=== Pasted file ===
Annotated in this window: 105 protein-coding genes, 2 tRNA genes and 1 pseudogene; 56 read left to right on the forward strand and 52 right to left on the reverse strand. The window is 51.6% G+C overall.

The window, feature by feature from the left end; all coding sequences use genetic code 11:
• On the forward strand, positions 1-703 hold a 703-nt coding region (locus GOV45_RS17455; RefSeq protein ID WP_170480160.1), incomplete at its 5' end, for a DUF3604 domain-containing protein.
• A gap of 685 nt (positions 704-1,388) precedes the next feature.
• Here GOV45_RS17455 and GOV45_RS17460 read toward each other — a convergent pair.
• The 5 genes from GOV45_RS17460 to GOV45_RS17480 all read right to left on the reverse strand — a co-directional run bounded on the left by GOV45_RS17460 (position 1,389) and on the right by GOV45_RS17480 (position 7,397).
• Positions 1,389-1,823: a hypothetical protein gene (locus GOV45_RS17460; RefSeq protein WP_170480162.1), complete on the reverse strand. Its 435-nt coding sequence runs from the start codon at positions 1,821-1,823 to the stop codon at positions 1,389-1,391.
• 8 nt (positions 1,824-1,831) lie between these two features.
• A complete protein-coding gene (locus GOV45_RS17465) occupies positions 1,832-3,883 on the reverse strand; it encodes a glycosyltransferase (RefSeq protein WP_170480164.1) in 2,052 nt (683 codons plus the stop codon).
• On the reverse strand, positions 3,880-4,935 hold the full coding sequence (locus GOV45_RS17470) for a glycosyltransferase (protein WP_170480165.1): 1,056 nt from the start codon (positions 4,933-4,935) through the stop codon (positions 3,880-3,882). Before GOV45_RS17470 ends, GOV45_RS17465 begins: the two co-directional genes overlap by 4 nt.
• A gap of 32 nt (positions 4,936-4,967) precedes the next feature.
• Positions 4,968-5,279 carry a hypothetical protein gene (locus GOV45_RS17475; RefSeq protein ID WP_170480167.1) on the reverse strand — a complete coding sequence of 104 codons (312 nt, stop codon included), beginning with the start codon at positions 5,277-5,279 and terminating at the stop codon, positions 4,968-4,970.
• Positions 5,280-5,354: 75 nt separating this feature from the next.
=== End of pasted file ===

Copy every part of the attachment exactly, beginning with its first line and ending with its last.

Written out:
Annotated in this window: 105 protein-coding genes, 2 tRNA genes and 1 pseudogene; 56 read left to right on the forward strand and 52 right to left on the reverse strand. The window is 51.6% G+C overall.

The window, feature by feature from the left end; all coding sequences use genetic code 11:
• On the forward strand, positions 1-703 hold a 703-nt coding region (locus GOV45_RS17455; RefSeq protein ID WP_170480160.1), incomplete at its 5' end, for a DUF3604 domain-containing protein.
• A gap of 685 nt (positions 704-1,388) precedes the next feature.
• Here GOV45_RS17455 and GOV45_RS17460 read toward each other — a convergent pair.
• The 5 genes from GOV45_RS17460 to GOV45_RS17480 all read right to left on the reverse strand — a co-directional run bounded on the left by GOV45_RS17460 (position 1,389) and on the right by GOV45_RS17480 (position 7,397).
• Positions 1,389-1,823: a hypothetical protein gene (locus GOV45_RS17460; RefSeq protein WP_170480162.1), complete on the reverse strand. Its 435-nt coding sequence runs from the start codon at positions 1,821-1,823 to the stop codon at positions 1,389-1,391.
• 8 nt (positions 1,824-1,831) lie between these two features.
• A complete protein-coding gene (locus GOV45_RS17465) occupies positions 1,832-3,883 on the reverse strand; it encodes a glycosyltransferase (RefSeq protein WP_170480164.1) in 2,052 nt (683 codons plus the stop codon).
• On the reverse strand, positions 3,880-4,935 hold the full coding sequence (locus GOV45_RS17470) for a glycosyltransferase (protein WP_170480165.1): 1,056 nt from the start codon (positions 4,933-4,935) through the stop codon (positions 3,880-3,882). Before GOV45_RS17470 ends, GOV45_RS17465 begins: the two co-directional genes overlap by 4 nt.
• A gap of 32 nt (positions 4,936-4,967) precedes the next feature.
• Positions 4,968-5,279 carry a hypothetical protein gene (locus GOV45_RS17475; RefSeq protein ID WP_170480167.1) on the reverse strand — a complete coding sequence of 104 codons (312 nt, stop codon included), beginning with the start codon at positions 5,277-5,279 and terminating at the stop codon, positions 4,968-4,970.
• Positions 5,280-5,354: 75 nt separating this feature from the next.